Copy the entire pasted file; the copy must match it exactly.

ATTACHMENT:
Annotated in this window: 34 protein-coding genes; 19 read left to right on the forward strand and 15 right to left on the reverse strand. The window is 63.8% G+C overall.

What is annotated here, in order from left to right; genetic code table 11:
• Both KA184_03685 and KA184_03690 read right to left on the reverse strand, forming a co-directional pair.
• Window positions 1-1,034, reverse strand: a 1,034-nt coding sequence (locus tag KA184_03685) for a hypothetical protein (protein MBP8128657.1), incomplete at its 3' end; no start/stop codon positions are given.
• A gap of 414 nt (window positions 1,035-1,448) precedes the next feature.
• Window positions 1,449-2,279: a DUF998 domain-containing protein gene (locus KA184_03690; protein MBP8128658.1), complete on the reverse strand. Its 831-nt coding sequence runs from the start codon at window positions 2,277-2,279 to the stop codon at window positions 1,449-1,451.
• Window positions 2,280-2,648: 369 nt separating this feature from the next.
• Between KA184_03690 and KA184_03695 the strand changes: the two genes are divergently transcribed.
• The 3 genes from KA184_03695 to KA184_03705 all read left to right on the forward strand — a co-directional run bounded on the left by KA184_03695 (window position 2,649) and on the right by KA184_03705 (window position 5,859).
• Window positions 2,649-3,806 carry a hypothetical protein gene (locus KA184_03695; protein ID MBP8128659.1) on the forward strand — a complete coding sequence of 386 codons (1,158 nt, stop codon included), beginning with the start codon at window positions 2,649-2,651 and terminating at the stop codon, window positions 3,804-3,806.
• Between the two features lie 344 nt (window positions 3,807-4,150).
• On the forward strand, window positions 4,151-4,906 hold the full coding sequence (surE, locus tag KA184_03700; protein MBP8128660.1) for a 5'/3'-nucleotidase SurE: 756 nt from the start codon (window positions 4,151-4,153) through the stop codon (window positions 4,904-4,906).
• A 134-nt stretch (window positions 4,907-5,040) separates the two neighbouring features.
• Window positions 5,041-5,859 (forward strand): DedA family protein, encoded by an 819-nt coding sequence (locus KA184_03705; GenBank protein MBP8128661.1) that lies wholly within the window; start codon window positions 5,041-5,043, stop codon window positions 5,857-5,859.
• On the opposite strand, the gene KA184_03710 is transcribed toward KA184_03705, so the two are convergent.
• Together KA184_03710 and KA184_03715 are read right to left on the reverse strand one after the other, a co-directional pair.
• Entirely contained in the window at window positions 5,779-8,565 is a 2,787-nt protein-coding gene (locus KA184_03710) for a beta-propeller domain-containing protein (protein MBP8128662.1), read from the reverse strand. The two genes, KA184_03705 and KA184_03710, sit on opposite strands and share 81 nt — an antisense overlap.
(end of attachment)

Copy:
Annotated in this window: 34 protein-coding genes; 19 read left to right on the forward strand and 15 right to left on the reverse strand. The window is 63.8% G+C overall.

What is annotated here, in order from left to right; genetic code table 11:
• Both KA184_03685 and KA184_03690 read right to left on the reverse strand, forming a co-directional pair.
• Window positions 1-1,034, reverse strand: a 1,034-nt coding sequence (locus tag KA184_03685) for a hypothetical protein (protein MBP8128657.1), incomplete at its 3' end; no start/stop codon positions are given.
• A gap of 414 nt (window positions 1,035-1,448) precedes the next feature.
• Window positions 1,449-2,279: a DUF998 domain-containing protein gene (locus KA184_03690; protein MBP8128658.1), complete on the reverse strand. Its 831-nt coding sequence runs from the start codon at window positions 2,277-2,279 to the stop codon at window positions 1,449-1,451.
• Window positions 2,280-2,648: 369 nt separating this feature from the next.
• Between KA184_03690 and KA184_03695 the strand changes: the two genes are divergently transcribed.
• The 3 genes from KA184_03695 to KA184_03705 all read left to right on the forward strand — a co-directional run bounded on the left by KA184_03695 (window position 2,649) and on the right by KA184_03705 (window position 5,859).
• Window positions 2,649-3,806 carry a hypothetical protein gene (locus KA184_03695; protein ID MBP8128659.1) on the forward strand — a complete coding sequence of 386 codons (1,158 nt, stop codon included), beginning with the start codon at window positions 2,649-2,651 and terminating at the stop codon, window positions 3,804-3,806.
• Between the two features lie 344 nt (window positions 3,807-4,150).
• On the forward strand, window positions 4,151-4,906 hold the full coding sequence (surE, locus tag KA184_03700; protein MBP8128660.1) for a 5'/3'-nucleotidase SurE: 756 nt from the start codon (window positions 4,151-4,153) through the stop codon (window positions 4,904-4,906).
• A 134-nt stretch (window positions 4,907-5,040) separates the two neighbouring features.
• Window positions 5,041-5,859 (forward strand): DedA family protein, encoded by an 819-nt coding sequence (locus KA184_03705; GenBank protein MBP8128661.1) that lies wholly within the window; start codon window positions 5,041-5,043, stop codon window positions 5,857-5,859.
• On the opposite strand, the gene KA184_03710 is transcribed toward KA184_03705, so the two are convergent.
• Together KA184_03710 and KA184_03715 are read right to left on the reverse strand one after the other, a co-directional pair.
• Entirely contained in the window at window positions 5,779-8,565 is a 2,787-nt protein-coding gene (locus KA184_03710) for a beta-propeller domain-containing protein (protein MBP8128662.1), read from the reverse strand. The two genes, KA184_03705 and KA184_03710, sit on opposite strands and share 81 nt — an antisense overlap.